US

Psaki defends Harris ‘starting from scratch’ COVID remarks

WASHINGTON — White House Press Secretary Jen Psaki on Wednesday doubled-down on Vice President Kamala Harris’ disputed claim that the new administration was “starting from scratch” to develop a ​national ​vaccine distribution plan.

Harris on Sunday claimed the Trump White House had left the new Biden administration with “no national strategy or plan for vaccinations” — a claim that was debunked by Dr. Anthony Fauci, Biden’s chief medical adviser, weeks earlier.

“Is that the best message to say that this administration started from scratch when there were indeed doses going out the door?” asked one reporter at Psaki’s Wednesday White House briefing.

“I don’t think most governors or most of the American people would tell you that they think it was handled effectively and efficiently by the prior administration, given we are where we are,” Psaki responded.

Biden’s spokeswoman acknowledged that there were 900,000 doses being administered each day under the Trump administration, but claimed there was no comprehensive plan or coordination with state leaders.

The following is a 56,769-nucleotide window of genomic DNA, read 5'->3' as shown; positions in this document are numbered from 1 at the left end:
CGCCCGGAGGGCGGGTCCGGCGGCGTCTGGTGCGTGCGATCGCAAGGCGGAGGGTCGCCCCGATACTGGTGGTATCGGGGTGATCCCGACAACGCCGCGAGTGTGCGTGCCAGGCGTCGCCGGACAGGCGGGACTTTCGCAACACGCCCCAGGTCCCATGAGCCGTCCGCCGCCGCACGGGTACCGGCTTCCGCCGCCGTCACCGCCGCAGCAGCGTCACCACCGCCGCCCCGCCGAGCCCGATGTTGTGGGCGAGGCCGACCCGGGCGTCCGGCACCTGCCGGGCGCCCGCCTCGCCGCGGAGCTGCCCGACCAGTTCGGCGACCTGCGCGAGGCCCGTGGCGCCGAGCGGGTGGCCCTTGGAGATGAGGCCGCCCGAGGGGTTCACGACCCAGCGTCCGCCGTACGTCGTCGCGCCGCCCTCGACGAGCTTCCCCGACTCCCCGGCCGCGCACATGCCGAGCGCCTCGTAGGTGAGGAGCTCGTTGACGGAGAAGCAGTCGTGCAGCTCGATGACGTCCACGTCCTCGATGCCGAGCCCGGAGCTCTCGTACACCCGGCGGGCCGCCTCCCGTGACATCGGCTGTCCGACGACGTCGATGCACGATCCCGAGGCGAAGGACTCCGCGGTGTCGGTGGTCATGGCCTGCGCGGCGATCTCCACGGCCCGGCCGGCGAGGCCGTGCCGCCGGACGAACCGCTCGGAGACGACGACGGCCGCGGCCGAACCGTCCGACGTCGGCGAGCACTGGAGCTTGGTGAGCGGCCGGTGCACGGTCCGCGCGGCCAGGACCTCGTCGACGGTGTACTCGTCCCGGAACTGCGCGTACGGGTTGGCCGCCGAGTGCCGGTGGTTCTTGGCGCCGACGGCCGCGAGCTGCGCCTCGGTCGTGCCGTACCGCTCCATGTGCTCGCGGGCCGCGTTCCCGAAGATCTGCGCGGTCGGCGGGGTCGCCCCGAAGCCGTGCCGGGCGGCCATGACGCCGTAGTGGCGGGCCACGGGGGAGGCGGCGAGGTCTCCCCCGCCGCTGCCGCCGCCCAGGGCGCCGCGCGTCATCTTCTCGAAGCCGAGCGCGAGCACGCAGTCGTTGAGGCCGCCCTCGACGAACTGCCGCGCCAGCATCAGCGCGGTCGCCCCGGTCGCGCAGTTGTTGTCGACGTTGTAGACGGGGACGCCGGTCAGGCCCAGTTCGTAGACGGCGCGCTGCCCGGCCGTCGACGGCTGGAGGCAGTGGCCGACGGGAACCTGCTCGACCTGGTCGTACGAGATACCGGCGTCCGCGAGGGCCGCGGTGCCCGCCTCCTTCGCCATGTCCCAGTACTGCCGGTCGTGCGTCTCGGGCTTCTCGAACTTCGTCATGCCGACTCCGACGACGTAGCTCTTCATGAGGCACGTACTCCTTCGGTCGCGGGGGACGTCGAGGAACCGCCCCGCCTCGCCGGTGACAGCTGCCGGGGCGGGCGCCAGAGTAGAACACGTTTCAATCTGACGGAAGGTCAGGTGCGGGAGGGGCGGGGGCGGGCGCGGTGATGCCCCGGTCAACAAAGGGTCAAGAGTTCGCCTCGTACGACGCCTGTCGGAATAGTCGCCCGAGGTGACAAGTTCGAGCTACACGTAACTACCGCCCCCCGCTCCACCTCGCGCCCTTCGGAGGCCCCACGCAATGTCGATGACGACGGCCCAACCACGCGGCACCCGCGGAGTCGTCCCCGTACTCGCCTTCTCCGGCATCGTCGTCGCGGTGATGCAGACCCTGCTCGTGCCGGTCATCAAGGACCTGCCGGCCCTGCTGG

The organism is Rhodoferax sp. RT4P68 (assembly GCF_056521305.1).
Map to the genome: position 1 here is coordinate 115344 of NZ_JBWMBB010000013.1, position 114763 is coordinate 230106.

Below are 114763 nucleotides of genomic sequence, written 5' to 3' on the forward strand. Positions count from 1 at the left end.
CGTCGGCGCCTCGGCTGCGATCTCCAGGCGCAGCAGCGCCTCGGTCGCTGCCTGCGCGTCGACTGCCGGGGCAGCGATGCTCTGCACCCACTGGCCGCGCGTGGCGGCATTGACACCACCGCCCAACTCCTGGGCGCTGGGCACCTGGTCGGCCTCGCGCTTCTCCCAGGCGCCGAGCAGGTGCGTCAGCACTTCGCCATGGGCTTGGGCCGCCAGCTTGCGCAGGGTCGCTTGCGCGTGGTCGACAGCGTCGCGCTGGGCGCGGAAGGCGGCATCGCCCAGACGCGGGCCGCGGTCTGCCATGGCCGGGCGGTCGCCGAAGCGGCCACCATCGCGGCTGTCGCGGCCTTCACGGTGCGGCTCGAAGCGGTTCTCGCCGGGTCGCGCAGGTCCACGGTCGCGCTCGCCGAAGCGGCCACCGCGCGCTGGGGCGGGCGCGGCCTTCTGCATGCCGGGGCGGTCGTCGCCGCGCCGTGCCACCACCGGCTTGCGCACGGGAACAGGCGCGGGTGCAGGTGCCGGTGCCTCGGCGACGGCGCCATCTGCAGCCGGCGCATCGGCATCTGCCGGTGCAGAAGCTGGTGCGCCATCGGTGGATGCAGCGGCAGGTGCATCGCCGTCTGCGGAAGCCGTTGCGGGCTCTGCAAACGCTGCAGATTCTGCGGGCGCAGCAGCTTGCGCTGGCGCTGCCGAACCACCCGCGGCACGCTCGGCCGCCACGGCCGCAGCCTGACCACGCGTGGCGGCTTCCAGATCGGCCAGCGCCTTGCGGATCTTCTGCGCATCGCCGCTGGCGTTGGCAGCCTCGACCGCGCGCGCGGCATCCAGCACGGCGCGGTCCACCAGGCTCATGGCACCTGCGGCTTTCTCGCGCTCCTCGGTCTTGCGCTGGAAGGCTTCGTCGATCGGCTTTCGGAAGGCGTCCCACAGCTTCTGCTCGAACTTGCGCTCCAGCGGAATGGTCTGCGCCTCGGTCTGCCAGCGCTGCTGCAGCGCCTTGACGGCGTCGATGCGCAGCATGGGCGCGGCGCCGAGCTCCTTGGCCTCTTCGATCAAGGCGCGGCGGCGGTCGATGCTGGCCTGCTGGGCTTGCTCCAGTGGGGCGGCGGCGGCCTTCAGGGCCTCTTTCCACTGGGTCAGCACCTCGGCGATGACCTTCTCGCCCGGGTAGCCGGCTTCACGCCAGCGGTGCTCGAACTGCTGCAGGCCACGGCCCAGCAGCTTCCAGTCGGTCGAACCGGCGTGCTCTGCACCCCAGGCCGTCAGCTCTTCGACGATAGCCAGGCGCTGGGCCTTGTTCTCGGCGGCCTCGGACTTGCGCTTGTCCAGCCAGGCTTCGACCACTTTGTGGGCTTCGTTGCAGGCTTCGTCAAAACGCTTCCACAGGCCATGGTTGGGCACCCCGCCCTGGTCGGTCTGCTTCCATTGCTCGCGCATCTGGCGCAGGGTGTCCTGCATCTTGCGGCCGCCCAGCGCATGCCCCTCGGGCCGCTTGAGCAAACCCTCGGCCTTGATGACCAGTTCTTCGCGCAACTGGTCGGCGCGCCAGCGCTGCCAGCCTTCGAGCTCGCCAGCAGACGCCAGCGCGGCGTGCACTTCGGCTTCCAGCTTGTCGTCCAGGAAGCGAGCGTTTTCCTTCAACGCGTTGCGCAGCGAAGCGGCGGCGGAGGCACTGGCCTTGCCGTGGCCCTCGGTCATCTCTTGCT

“It was important for the vice president to convey that because the American people need to know what we’re digging out of and that was why she said it,” Psaki said.

But at a Jan. 21 White House briefing, Fauci, the director of the National Institute of Allergy and Infectious Diseases, said the Biden team was building on the previous administration’s efforts.

​”W​e certainly are not starting from scratch because there is activity going on in the distribution,” Fauci said.​

White House Press Secretary Jen Psaki holds the daily briefing at the White House in Washington, D.C., U.S. February 17, 2021.
White House Press Secretary Jen Psaki holds the daily briefing at the White House on February 17, 2021.
REUTERS/Leah Millis

Under former President Donald Trump, vaccination distribution was rapidly increasing and on the day Biden was sworn into office, hit an all-time high of 1.6 million doses.

On Wednesday, Psaki said the daily distribution for shots in the first week of February was 1.7 million.

The Biden White House was repeatedly forced to defend its target of inoculating 100 million Americans in their first 100 days, or 1 million jabs per day, when reporters noted that their target had already been hit by Trump.

The new president unveiled a broad plan to get jabs in the arms of the American people, employing FEMA and the National Guard to increase the nation’s vaccination rate in what he described as a “war time effort.”

56.2 million doses had been administered by Wednesday afternoon, according to the Centers for Disease Control and Prevention vaccination tracker.

Biden said Friday that most Americans will have received the first jab of the COVID-19 vaccine by the end of summer.


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